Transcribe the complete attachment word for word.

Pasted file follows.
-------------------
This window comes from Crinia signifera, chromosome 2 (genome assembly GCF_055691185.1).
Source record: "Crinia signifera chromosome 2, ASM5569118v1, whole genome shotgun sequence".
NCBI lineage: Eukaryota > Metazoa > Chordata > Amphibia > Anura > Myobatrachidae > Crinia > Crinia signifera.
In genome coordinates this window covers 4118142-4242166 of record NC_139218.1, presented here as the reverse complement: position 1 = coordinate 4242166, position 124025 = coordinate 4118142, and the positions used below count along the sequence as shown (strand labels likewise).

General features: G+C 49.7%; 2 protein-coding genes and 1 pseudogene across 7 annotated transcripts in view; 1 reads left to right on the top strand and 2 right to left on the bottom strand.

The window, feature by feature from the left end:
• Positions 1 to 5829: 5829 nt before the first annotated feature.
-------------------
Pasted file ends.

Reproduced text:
This window comes from Crinia signifera, chromosome 2 (genome assembly GCF_055691185.1).
Source record: "Crinia signifera chromosome 2, ASM5569118v1, whole genome shotgun sequence".
NCBI lineage: Eukaryota > Metazoa > Chordata > Amphibia > Anura > Myobatrachidae > Crinia > Crinia signifera.
In genome coordinates this window covers 4118142-4242166 of record NC_139218.1, presented here as the reverse complement: position 1 = coordinate 4242166, position 124025 = coordinate 4118142, and the positions used below count along the sequence as shown (strand labels likewise).

General features: G+C 49.7%; 2 protein-coding genes and 1 pseudogene across 7 annotated transcripts in view; 1 reads left to right on the top strand and 2 right to left on the bottom strand.

The window, feature by feature from the left end:
• Positions 1 to 5829: 5829 nt before the first annotated feature.